Evan Fournier is the perfect fit next to Jayson Tatum and Jaylen Brown on offense, as well as a great target for the team’s other playmakers. Fournier can score from anywhere and in bursts without demanding the ball as much as Boston’s core players, which is the exact type of piece they needed. Making a move in the middle of such a weird season has been a little awkward, so we kind of have to pray for him to re-sign to get the most out of him.
If the Celtics are going to optimize their isolation-heavy style of offense that I can’t stand, then the best case scenario is adding players who will take the initiative to inject life into it. This is why Fournier’s been able to fit in so easily as he catches his breath from catching COVID. He scores in a variety of ways, but the off-ball movement is what I’m most excited for.
I’ve said this before, but Fournier is basically what we talked up Aaron Nesmith to be, although Nesmith’s recent play has created more of a unique offensive identity for himself as pure chaos and, to my surprise, excellent rebounding.
There isn’t much going on here except for a really well-timed cut. Fournier could easily stay behind the three-point line and wait for a pass, but taking the guaranteed layup is obviously the better play here, and he recognizes that. I don’t know if there’s data to prove this, but I’m entirely certain that starting the game with an easy bucket increases the likelihood that jump shots taken later in the game will go in. Call it karma, call it confidence, but I’d say Fournier’s 11-for-16 shooting against Miami supports my non-scientific theory.
Later, Fournier creates an opportunity for himself with a pretty clever slide from the corner to where Smart has a better angle to get him the ball:
If Fournier doesn’t move at all, Smart has to throw a higher-arcing pass over the defense. The spot he slides to gives Smart a perfect angle to sling it over with plenty of time to get the shot off. We also see Tristan Thompson sealing off Trevor Ariza as the pass is thrown, slowing him down just enough to make his contest attempt too late to be effective.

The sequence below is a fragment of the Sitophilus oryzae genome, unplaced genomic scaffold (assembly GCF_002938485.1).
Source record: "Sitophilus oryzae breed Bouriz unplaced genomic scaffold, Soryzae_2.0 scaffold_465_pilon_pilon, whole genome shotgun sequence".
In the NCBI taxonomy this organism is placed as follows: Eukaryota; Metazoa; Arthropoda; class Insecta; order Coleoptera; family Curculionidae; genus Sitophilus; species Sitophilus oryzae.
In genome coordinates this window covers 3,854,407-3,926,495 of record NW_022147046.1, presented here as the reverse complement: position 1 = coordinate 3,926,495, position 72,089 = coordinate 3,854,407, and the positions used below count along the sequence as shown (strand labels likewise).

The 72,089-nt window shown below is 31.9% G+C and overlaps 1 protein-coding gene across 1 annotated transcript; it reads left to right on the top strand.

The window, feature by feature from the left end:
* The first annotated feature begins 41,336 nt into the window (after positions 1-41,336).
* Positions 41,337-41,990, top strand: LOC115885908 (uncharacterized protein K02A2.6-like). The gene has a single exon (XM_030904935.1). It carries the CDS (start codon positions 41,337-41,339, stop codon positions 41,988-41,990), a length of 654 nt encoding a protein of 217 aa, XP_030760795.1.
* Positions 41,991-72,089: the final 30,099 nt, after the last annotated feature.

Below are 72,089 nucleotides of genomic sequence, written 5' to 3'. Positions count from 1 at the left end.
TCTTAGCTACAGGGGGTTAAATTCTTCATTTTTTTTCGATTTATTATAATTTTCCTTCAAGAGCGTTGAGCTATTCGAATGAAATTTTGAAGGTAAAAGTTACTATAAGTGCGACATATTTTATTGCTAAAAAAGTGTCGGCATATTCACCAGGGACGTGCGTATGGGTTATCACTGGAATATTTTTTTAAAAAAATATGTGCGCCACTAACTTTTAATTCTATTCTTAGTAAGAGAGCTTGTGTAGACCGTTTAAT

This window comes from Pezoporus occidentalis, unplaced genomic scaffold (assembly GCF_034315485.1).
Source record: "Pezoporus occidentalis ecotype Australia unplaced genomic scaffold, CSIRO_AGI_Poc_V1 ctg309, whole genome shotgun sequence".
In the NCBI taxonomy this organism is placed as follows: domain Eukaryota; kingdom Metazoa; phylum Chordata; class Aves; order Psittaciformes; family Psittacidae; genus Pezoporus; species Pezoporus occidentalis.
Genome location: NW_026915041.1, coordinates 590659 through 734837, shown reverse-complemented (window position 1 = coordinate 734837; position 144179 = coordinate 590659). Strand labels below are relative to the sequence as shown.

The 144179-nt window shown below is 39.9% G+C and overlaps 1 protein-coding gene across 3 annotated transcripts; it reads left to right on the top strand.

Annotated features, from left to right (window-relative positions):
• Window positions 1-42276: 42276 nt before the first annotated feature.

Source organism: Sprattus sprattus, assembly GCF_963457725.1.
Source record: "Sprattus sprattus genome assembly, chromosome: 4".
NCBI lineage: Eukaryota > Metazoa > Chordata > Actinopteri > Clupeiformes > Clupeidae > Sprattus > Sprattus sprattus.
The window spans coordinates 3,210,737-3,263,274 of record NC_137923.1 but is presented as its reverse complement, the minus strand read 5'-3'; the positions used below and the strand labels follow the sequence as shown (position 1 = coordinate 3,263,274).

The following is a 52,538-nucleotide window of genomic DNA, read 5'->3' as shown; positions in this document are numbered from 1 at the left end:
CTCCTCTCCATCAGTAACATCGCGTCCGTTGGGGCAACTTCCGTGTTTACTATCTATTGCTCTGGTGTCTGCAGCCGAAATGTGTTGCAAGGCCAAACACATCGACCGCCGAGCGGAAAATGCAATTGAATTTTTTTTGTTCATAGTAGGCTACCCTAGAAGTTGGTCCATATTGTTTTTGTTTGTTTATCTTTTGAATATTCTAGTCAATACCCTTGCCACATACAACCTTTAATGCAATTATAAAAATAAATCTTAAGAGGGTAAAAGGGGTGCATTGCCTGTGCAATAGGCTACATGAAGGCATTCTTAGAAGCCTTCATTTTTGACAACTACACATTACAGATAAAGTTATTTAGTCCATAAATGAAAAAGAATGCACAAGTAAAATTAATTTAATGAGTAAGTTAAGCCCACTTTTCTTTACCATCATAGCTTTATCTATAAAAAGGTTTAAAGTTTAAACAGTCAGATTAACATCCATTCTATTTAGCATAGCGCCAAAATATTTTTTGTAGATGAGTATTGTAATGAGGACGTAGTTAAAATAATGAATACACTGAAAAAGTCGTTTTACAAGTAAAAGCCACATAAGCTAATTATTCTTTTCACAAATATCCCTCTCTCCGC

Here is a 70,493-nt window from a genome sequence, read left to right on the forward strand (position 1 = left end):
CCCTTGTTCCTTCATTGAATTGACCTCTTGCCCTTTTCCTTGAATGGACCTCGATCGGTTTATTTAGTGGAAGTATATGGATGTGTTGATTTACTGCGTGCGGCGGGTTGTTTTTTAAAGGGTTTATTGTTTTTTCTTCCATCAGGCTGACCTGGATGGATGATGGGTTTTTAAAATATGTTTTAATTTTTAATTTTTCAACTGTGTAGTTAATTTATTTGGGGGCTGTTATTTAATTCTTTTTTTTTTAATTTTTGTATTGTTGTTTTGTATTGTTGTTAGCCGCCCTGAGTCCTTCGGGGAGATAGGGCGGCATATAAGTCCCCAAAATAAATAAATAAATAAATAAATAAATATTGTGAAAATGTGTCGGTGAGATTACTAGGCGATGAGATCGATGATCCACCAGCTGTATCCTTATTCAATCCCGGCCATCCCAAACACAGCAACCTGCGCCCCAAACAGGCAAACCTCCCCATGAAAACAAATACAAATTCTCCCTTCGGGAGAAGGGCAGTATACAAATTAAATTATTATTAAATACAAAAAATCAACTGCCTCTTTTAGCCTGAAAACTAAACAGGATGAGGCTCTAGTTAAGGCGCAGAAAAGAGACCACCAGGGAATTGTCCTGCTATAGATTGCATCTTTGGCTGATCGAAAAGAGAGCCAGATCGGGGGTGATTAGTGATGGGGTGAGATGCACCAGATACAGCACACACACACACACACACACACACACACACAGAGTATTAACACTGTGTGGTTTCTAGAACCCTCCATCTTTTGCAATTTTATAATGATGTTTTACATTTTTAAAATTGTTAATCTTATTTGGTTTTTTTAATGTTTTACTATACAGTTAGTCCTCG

The common criticism these days is that the team lacks energy and purpose. Fournier said after the loss to the Heat, “when you fix things just by being more aggressive and turning it up, it just shows a lack of physicality in my opinion.” But what do these things mean? What is an offensive identity supposed to be? There’s no wrong answer, but having every player involved in the offense as much as possible is mine.
Jayson Tatum dumps an entry pass to Marcus Smart. Smart looks for passing angles. Tristan Thompson seals off a defender while Evan Fournier takes advantage of the opportunity. Four players involved in one possession makes for good basketball.
The Celtics, as you know, don’t do this much. I don’t know exactly how they can consistently run more plays like the ones above, but my very basic solution is this: more Fournier means a more established identity. And by extension, more Aaron Nesmith would bring the same thing if he can keep playing the way he has. Neither of them are a plus on defense, and that’s been a pretty big issue, but if the Celtics can at least smooth out their issues on one end, the problems on the other might fix themselves a little bit.
If the stars align, we’ll soon see Fournier play with Boston’s full roster in games that matter. Right now, he’s probably getting more opportunity in Jaylen Brown’s absence, which is fine, but the real test is seeing if they get back to playing like the Celtics of two or three years ago — winning by getting the most out of their role players.